Milk and Yogurt

    Milk and yogurt are both excellent sources of potassium, with one cup of milk containing 380 mg, while an 8 oz serving of yogurt contains 320 mg. In addition, milk and yogurt are great sources of calcium, which is essential for maintaining strong bones. They also contain protein, which is necessary for building and repairing tissues in the body. Some types of yogurt also contain beneficial probiotics, which can help to support digestion and immune function.


    Tomatoes and tomato juice are both considered excellent sources of potassium. Just one cup of either contains 528 mg of potassium. Tomatoes are also rich in antioxidants, particularly lycopene. Studies have shown that lycopene is able to protect against free radicals, improve heart health, and prevent age-related eye disorders.

    Additionally, the high water content of tomatoes can help to promote hydration and support healthy digestion. Tomatoes and tomato juice can be enjoyed in a variety of ways, including as a salad ingredient, in sauces, or as a refreshing drink.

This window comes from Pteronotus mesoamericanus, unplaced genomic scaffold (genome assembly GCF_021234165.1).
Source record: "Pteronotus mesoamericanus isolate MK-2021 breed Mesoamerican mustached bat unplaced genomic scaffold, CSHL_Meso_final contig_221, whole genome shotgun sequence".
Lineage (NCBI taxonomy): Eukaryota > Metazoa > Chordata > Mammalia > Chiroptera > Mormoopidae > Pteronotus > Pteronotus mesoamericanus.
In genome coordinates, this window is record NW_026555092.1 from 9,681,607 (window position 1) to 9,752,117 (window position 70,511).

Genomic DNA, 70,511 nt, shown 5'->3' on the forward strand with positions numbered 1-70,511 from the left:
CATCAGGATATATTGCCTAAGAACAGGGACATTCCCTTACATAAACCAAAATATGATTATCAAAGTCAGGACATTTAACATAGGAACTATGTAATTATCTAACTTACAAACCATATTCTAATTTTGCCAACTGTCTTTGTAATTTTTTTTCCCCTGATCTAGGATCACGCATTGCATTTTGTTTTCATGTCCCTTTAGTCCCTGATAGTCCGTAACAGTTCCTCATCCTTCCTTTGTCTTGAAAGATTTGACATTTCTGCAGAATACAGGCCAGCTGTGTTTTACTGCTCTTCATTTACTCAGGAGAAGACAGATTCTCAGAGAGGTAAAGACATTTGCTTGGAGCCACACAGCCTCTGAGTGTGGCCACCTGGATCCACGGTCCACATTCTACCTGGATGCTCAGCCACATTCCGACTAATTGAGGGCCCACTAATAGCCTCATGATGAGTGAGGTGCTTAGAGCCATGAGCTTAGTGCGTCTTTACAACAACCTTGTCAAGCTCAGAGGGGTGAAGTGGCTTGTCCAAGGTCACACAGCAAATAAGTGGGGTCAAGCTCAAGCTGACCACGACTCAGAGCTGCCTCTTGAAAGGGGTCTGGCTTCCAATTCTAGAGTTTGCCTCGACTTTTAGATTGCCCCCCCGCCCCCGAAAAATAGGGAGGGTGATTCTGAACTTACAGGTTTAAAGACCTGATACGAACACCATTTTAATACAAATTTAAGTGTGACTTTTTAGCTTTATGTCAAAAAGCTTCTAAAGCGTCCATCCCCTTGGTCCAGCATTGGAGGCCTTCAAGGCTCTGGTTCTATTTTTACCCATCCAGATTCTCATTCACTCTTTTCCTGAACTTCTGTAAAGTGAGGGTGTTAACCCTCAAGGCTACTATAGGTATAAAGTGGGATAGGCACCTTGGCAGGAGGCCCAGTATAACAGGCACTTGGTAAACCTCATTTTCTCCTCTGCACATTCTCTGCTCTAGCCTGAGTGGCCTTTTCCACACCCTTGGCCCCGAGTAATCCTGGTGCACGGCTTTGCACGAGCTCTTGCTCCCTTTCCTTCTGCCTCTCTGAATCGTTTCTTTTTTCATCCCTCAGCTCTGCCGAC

Pomegranate juice is another potassium-rich superfood. One cup of pomegranate juice contains 533 mg of potassium. Not only is pomegranate juice abundant in potassium, but it also contains antioxidants including polyphenols and flavonoids. These antioxidants may help to promote cardiovascular health, maintain healthy cholesterol levels already in normal range, and boost blood flow. Pomegranate juice has also been shown to support normal inflammatory responses in the body, which may even help promote joint health.

    Butternut Squash